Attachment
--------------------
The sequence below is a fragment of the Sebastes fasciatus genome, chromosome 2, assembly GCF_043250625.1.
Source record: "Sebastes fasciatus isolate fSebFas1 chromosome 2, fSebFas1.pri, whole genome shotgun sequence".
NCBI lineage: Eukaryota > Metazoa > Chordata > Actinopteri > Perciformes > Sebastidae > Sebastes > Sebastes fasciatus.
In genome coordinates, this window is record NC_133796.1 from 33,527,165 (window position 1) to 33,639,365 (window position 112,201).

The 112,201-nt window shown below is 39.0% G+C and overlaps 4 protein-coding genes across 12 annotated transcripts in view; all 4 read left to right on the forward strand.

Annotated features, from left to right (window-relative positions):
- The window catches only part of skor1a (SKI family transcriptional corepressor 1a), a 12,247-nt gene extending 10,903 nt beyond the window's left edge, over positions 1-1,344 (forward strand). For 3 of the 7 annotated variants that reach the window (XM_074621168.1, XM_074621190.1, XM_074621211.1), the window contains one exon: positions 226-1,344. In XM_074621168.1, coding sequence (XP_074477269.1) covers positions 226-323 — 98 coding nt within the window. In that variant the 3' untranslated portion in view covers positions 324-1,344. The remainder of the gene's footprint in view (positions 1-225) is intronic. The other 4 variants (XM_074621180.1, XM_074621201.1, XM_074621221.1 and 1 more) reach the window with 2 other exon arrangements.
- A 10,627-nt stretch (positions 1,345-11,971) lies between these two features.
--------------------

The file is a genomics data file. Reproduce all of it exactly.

The sequence below is a fragment of the Sebastes fasciatus genome, chromosome 2, assembly GCF_043250625.1.
Source record: "Sebastes fasciatus isolate fSebFas1 chromosome 2, fSebFas1.pri, whole genome shotgun sequence".
NCBI lineage: Eukaryota > Metazoa > Chordata > Actinopteri > Perciformes > Sebastidae > Sebastes > Sebastes fasciatus.
In genome coordinates, this window is record NC_133796.1 from 33,527,165 (window position 1) to 33,639,365 (window position 112,201).

The 112,201-nt window shown below is 39.0% G+C and overlaps 4 protein-coding genes across 12 annotated transcripts in view; all 4 read left to right on the forward strand.

Annotated features, from left to right (window-relative positions):
- The window catches only part of skor1a (SKI family transcriptional corepressor 1a), a 12,247-nt gene extending 10,903 nt beyond the window's left edge, over positions 1-1,344 (forward strand). For 3 of the 7 annotated variants that reach the window (XM_074621168.1, XM_074621190.1, XM_074621211.1), the window contains one exon: positions 226-1,344. In XM_074621168.1, coding sequence (XP_074477269.1) covers positions 226-323 — 98 coding nt within the window. In that variant the 3' untranslated portion in view covers positions 324-1,344. The remainder of the gene's footprint in view (positions 1-225) is intronic. The other 4 variants (XM_074621180.1, XM_074621201.1, XM_074621221.1 and 1 more) reach the window with 2 other exon arrangements.
- A 10,627-nt stretch (positions 1,345-11,971) lies between these two features.